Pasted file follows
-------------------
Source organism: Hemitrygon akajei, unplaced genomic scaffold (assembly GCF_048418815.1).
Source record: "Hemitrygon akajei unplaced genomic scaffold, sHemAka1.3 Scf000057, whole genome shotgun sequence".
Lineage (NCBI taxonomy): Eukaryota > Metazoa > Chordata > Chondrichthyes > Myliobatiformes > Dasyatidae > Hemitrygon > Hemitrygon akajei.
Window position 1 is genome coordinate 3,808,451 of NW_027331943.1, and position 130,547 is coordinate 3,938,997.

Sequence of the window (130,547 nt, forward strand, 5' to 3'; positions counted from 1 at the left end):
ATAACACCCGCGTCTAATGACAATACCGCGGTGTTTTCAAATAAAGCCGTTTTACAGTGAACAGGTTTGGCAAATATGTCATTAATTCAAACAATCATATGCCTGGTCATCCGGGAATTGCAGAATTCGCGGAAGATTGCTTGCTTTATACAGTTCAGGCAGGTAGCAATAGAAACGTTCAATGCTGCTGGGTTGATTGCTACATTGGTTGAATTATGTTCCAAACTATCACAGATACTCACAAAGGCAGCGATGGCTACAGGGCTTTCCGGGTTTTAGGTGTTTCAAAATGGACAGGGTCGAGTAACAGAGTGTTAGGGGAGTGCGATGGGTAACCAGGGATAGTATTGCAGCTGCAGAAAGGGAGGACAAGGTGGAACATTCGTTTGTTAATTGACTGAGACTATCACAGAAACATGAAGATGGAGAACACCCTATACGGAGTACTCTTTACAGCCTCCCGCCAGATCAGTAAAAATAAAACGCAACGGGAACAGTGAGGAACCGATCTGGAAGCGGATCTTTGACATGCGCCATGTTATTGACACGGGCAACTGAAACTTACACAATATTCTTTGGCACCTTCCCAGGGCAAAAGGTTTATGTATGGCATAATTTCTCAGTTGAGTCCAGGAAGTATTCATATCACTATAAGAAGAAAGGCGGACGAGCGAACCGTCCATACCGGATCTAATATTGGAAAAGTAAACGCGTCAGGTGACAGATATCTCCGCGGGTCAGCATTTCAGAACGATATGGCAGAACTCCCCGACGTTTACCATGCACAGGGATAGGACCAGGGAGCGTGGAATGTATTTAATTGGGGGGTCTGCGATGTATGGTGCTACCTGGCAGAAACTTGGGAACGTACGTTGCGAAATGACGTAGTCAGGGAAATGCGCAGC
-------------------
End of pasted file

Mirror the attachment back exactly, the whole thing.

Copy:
Source organism: Hemitrygon akajei, unplaced genomic scaffold (assembly GCF_048418815.1).
Source record: "Hemitrygon akajei unplaced genomic scaffold, sHemAka1.3 Scf000057, whole genome shotgun sequence".
Lineage (NCBI taxonomy): Eukaryota > Metazoa > Chordata > Chondrichthyes > Myliobatiformes > Dasyatidae > Hemitrygon > Hemitrygon akajei.
Window position 1 is genome coordinate 3,808,451 of NW_027331943.1, and position 130,547 is coordinate 3,938,997.

Sequence of the window (130,547 nt, forward strand, 5' to 3'; positions counted from 1 at the left end):
ATAACACCCGCGTCTAATGACAATACCGCGGTGTTTTCAAATAAAGCCGTTTTACAGTGAACAGGTTTGGCAAATATGTCATTAATTCAAACAATCATATGCCTGGTCATCCGGGAATTGCAGAATTCGCGGAAGATTGCTTGCTTTATACAGTTCAGGCAGGTAGCAATAGAAACGTTCAATGCTGCTGGGTTGATTGCTACATTGGTTGAATTATGTTCCAAACTATCACAGATACTCACAAAGGCAGCGATGGCTACAGGGCTTTCCGGGTTTTAGGTGTTTCAAAATGGACAGGGTCGAGTAACAGAGTGTTAGGGGAGTGCGATGGGTAACCAGGGATAGTATTGCAGCTGCAGAAAGGGAGGACAAGGTGGAACATTCGTTTGTTAATTGACTGAGACTATCACAGAAACATGAAGATGGAGAACACCCTATACGGAGTACTCTTTACAGCCTCCCGCCAGATCAGTAAAAATAAAACGCAACGGGAACAGTGAGGAACCGATCTGGAAGCGGATCTTTGACATGCGCCATGTTATTGACACGGGCAACTGAAACTTACACAATATTCTTTGGCACCTTCCCAGGGCAAAAGGTTTATGTATGGCATAATTTCTCAGTTGAGTCCAGGAAGTATTCATATCACTATAAGAAGAAAGGCGGACGAGCGAACCGTCCATACCGGATCTAATATTGGAAAAGTAAACGCGTCAGGTGACAGATATCTCCGCGGGTCAGCATTTCAGAACGATATGGCAGAACTCCCCGACGTTTACCATGCACAGGGATAGGACCAGGGAGCGTGGAATGTATTTAATTGGGGGGTCTGCGATGTATGGTGCTACCTGGCAGAAACTTGGGAACGTACGTTGCGAAATGACGTAGTCAGGGAAATGCGCAGC